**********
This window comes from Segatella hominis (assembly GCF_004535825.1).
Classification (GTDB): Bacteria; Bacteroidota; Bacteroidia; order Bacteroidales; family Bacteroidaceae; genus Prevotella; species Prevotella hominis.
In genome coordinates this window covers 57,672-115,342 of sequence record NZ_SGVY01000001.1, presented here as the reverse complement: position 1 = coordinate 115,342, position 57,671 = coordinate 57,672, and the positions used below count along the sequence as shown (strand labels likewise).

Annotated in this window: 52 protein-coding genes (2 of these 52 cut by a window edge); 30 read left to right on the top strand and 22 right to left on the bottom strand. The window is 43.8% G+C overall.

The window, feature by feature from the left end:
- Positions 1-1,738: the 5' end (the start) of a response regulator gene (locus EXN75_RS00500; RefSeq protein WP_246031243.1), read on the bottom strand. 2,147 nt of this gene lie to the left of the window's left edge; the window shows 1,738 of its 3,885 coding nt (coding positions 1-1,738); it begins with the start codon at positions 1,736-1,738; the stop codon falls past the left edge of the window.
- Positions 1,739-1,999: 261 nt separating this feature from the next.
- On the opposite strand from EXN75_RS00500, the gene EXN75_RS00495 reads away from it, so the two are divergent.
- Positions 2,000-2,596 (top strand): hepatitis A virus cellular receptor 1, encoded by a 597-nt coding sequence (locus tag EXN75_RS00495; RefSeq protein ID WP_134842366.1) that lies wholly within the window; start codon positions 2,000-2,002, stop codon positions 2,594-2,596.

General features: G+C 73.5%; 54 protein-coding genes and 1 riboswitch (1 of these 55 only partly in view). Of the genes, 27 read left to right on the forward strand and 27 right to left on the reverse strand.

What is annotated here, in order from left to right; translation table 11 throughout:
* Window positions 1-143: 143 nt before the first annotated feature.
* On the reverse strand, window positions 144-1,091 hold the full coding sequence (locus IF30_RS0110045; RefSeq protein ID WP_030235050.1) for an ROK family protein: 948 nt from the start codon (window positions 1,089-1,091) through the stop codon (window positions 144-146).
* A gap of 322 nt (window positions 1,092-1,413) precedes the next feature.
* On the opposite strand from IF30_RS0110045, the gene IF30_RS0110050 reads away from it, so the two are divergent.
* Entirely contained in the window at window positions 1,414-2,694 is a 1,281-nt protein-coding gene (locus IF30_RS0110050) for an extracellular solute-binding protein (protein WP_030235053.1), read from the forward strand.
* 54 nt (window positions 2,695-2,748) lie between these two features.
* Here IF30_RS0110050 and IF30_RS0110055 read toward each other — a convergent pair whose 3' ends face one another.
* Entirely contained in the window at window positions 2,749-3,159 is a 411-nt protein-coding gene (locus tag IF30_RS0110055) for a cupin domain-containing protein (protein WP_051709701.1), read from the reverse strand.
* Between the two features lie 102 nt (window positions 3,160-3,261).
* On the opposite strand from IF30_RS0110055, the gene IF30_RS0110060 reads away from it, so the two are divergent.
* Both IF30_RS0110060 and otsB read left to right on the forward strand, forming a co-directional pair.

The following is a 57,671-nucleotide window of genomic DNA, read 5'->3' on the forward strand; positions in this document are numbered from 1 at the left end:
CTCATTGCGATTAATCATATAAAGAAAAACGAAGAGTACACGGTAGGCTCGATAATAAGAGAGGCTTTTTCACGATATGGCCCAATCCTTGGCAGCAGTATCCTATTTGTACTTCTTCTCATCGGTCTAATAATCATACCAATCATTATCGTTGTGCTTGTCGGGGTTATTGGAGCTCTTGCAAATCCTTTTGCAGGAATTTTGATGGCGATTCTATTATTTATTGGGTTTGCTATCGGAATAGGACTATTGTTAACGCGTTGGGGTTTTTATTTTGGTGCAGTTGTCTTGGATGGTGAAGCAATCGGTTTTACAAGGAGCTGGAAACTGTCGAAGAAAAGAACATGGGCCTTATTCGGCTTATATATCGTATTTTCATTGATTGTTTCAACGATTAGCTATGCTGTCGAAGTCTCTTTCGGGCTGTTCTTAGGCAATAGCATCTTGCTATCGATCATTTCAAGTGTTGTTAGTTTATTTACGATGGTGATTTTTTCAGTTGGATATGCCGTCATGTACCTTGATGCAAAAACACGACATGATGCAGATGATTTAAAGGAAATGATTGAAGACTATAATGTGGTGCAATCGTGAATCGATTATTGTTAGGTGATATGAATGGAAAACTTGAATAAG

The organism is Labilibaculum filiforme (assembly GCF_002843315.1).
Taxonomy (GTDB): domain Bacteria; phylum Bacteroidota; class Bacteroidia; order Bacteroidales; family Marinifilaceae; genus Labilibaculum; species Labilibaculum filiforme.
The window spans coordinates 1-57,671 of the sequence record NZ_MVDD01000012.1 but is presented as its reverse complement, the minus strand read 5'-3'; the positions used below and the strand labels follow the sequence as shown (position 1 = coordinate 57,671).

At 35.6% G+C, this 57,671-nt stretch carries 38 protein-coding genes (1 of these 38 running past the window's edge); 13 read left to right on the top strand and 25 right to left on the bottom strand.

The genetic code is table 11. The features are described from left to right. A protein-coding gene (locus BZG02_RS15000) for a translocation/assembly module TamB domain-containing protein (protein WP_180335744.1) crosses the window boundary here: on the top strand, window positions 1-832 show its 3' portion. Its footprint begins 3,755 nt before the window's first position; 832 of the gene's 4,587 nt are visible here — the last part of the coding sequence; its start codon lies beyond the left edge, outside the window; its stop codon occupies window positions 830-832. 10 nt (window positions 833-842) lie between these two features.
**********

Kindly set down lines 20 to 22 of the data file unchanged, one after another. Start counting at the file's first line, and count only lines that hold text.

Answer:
* Between the two features lie 102 nt (window positions 3,160-3,261).
* On the opposite strand from IF30_RS0110055, the gene IF30_RS0110060 reads away from it, so the two are divergent.
* Both IF30_RS0110060 and otsB read left to right on the forward strand, forming a co-directional pair.